"Defensively, I was very happy," said Krawczyk. "We didn't give them any chances. For the program, it's a better brand of football we're playing. Last year, we would have been happy to beat South Portland, but this year we weren't happy with how we played. We're happy with how everyone has bought into it. I'm proud as a coach."
Greely's season ended in the quarterfinals for the second year in a row, but the Rangers did a lot of things well this fall.
"It's definitely a shocker," said Kennedy. "I'm a strong believer that when we lose, it's my fault and when we win, it's because of (the girls). I didn't prepare the girls well enough for the game. You have to give (Cape) credit. They took advantage of the opportunities and put it away. We didn't generate enough offense. That's the key for us. They like to play the long ball over the top to Kathryn. That's what they do and they do it very well, but in the first two games we defended it well and she didn't score. We knew what they were going to do, we just didn't play it well. The third goal was the problem. That and us not scoring in the first five minutes of the second half. They did a very good job defensively and we didn't do a good job offensively.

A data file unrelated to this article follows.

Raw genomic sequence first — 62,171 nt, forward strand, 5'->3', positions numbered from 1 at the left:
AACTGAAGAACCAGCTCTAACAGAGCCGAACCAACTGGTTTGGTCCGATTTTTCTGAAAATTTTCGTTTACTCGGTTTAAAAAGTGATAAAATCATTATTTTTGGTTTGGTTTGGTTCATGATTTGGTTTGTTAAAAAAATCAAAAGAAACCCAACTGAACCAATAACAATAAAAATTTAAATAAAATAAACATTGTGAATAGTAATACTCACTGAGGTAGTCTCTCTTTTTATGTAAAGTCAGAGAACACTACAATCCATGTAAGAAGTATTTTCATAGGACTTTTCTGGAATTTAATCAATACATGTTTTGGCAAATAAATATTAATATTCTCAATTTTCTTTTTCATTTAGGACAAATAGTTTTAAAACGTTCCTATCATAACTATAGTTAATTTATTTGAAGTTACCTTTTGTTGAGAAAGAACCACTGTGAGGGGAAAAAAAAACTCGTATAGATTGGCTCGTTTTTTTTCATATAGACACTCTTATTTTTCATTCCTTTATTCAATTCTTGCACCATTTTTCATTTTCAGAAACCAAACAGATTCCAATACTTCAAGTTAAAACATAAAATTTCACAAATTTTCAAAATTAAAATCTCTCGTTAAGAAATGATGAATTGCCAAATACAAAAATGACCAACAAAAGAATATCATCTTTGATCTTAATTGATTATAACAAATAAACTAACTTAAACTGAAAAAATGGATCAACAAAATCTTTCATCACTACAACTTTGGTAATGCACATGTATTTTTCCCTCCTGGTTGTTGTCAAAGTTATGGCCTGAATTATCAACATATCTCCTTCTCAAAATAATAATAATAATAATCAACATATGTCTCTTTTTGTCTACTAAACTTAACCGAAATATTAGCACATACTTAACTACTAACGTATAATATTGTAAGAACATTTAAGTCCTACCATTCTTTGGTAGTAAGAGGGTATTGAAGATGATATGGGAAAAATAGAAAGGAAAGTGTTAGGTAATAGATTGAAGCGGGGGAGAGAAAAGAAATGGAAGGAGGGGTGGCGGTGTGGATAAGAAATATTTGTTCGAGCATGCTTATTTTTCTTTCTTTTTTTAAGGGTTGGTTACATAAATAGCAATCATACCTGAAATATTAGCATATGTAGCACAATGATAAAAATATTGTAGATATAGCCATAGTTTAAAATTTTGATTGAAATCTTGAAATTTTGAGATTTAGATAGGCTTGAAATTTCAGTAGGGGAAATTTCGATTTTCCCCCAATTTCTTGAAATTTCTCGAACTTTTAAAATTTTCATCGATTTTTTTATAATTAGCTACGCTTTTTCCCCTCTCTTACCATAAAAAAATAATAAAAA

"It's a good learning experience. We're a young team. We made it to the quarters and finished 10-4-2 after losing a lot. I'm proud of the girls for their effort. We had a unique combination of youth and some experienced players. I thought they really improved over the year and learned a lot about themselves. We really came together at the end. We played the right way. We were undefeated in our last nine games and gave up just two goals. It was a good season for us. It's the best group of girls."
Greely's senior class won 45 games, including one in every postseason. Beaulieu, Molly Fitzpatrick, Julia Mitiguy, Gabby Morris and Holly Rand will be missed.